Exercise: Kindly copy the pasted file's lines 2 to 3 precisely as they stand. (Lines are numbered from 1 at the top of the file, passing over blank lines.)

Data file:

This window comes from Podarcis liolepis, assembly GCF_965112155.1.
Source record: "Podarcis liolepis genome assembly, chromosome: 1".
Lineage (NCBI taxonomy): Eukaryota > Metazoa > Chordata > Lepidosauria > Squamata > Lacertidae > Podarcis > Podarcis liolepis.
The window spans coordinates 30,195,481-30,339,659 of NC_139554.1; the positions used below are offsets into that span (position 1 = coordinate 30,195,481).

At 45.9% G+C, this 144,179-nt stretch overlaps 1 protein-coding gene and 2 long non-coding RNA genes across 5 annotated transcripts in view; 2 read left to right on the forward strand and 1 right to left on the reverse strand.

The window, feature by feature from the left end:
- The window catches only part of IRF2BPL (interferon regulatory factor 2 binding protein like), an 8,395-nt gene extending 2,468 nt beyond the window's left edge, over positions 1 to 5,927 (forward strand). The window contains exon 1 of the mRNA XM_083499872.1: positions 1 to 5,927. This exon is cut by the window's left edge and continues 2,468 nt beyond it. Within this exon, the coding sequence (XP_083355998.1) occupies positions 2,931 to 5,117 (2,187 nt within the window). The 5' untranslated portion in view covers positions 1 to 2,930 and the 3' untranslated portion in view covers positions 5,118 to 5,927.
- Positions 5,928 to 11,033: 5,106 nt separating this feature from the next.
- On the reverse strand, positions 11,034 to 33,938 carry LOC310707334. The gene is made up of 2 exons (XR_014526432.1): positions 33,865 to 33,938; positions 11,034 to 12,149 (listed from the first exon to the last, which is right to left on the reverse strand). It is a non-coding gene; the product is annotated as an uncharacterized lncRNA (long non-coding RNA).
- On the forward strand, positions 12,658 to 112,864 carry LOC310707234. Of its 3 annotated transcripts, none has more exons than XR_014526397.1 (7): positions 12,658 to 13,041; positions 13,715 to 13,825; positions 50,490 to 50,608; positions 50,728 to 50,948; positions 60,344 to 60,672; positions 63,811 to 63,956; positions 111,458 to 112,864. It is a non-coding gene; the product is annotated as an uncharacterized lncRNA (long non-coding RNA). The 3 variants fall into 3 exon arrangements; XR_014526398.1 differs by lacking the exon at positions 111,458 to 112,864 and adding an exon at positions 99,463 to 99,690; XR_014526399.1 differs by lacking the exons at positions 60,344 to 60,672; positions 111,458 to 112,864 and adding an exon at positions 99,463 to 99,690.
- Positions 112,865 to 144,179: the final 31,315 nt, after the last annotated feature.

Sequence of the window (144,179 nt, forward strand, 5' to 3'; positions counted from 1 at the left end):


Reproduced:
Source record: "Podarcis liolepis genome assembly, chromosome: 1".
Lineage (NCBI taxonomy): Eukaryota > Metazoa > Chordata > Lepidosauria > Squamata > Lacertidae > Podarcis > Podarcis liolepis.